This is the age where reading is becoming more of what we would think of when we think of reading and teaching reading. All the tips I have previously shared about infants and toddlers is still relevant though. Just keep building upon the foundations you have created.
They are still not ready to read more than likely and that is absolutely okay. Moving your finger across words as you read them is now more important. They are starting to grasp that letters make up words. Each time you point to a word they will start to distinguish how words are made up and spaced. When they are ready to start reading, they can then easily follow along with their finger and find each individual word.
This age group will ask the most questions. They want to know every ‘why’ and ‘what’ that is happening with the illustrations and the story line. They want to know things that aren’t even brought up in the book. This is awesome because they are expanding their minds and thinking beyond just what they are being told or shown. They can start thinking more abstractly as they get older. Books are a great kick off point for this type of thinking. These are great ages to also ask them lots of questions throughout the story and see how much they can recall.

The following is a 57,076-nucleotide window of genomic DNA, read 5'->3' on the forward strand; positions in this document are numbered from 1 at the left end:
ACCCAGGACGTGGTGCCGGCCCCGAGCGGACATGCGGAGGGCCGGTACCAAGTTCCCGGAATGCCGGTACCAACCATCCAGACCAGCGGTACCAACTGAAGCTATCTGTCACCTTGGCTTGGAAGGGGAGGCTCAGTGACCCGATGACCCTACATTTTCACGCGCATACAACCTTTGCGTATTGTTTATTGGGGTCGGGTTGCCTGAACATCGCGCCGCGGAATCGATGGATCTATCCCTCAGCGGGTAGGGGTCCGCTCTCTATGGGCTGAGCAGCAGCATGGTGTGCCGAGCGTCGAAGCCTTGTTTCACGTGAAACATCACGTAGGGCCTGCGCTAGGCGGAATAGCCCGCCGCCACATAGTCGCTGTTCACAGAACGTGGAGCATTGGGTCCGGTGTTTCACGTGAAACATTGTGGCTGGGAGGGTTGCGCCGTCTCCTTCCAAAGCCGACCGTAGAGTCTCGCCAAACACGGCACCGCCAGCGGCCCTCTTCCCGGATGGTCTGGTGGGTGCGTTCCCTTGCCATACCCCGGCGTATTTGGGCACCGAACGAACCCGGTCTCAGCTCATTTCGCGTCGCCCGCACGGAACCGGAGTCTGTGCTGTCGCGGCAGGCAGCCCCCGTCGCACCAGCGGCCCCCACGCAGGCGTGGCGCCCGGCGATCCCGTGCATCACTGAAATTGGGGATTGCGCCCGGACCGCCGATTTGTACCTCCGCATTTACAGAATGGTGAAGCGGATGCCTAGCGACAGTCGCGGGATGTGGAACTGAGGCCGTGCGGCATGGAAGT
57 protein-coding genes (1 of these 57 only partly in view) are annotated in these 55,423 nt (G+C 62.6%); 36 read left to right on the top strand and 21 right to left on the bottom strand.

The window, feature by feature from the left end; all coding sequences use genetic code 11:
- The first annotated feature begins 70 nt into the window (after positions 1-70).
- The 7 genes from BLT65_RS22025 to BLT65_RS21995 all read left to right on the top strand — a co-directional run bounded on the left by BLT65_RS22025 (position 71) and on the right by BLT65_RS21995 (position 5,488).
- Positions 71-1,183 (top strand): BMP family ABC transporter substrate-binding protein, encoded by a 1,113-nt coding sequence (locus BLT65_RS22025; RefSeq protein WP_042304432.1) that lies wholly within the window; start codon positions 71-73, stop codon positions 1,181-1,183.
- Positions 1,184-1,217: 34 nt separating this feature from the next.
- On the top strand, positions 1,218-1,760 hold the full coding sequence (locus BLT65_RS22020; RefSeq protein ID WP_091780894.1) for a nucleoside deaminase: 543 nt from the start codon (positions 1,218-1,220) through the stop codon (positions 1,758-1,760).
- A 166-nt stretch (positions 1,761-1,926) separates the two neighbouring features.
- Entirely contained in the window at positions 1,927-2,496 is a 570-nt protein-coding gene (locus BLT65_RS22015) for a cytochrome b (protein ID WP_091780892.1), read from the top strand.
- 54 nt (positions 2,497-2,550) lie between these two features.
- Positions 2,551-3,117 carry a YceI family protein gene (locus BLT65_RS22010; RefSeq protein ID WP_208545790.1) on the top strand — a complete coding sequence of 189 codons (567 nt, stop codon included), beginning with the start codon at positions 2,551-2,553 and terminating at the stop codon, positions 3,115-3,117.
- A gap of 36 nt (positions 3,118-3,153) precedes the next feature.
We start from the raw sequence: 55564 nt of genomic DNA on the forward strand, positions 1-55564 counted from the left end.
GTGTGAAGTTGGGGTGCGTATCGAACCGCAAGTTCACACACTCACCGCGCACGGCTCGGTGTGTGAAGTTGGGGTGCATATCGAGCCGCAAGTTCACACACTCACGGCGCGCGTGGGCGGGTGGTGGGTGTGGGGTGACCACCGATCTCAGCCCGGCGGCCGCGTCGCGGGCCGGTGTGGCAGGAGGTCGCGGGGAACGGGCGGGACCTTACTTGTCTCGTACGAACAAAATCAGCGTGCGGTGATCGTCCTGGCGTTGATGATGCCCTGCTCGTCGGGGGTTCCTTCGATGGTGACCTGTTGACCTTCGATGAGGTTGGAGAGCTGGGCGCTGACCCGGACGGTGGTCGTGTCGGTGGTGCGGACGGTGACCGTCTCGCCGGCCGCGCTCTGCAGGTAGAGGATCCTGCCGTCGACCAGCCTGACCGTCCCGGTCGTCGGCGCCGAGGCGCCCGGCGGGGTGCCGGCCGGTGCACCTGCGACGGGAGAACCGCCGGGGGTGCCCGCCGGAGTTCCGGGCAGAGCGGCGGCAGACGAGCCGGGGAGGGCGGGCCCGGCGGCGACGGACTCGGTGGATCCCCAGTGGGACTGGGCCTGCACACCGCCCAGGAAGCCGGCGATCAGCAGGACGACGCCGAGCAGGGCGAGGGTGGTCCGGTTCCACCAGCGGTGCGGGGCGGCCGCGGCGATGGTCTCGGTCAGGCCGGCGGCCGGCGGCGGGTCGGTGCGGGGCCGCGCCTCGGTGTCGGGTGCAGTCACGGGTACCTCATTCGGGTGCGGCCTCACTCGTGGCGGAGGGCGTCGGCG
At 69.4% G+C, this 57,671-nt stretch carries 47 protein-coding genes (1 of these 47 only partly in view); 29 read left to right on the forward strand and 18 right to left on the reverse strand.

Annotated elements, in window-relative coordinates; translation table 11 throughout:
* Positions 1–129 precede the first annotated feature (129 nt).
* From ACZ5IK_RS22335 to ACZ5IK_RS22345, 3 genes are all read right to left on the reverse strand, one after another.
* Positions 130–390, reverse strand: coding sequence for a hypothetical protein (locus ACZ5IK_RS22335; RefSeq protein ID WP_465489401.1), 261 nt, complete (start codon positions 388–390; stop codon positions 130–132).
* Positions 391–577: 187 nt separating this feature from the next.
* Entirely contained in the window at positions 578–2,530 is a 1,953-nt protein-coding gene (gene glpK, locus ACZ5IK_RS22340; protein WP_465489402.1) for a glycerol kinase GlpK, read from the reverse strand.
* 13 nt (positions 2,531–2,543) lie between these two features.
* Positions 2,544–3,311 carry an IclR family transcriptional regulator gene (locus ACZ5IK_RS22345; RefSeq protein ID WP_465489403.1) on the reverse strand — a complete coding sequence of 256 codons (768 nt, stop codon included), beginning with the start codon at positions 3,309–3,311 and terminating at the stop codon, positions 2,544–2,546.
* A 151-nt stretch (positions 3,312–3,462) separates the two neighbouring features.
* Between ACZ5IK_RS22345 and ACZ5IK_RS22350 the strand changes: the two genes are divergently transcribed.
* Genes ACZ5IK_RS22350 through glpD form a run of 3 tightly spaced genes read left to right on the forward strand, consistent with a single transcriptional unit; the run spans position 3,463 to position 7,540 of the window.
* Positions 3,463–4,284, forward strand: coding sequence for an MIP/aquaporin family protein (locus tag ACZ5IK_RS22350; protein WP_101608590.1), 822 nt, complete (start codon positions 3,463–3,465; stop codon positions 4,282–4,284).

Going on a picture walk with a new book is awesome. They will get to tell you their version of the story from illustrations alone. Then after you read you can compare how much of the story lined up with their version. Here at YSA we do this in depth weekly. We pick one book to really focus on. This has really changed our student’s way of looking at books. They now have deeper understanding of how much a book can really provide them beyond a short story time. By the end of each week our children are now able to tell us book titles, author names, parts of a book, story lines, character names, settings, and they can compare and contrast with similar books or authors.
Opening up this kind of reading at your house is simple. Make an adorable book nook for your house. It could be as simple as pillows and stuffed animals in the corner of your child’s room surrounded by their books. Or it could be as elaborate as you creating a space in your home and refurbishing furniture into reading chairs. I have seen some very cute things made from old furniture with some sanding, paint, and a cushion.
Keep on reading to those babies! And one day soon you will experience them reading to you!
Lead Pre-Kindergarten Teacher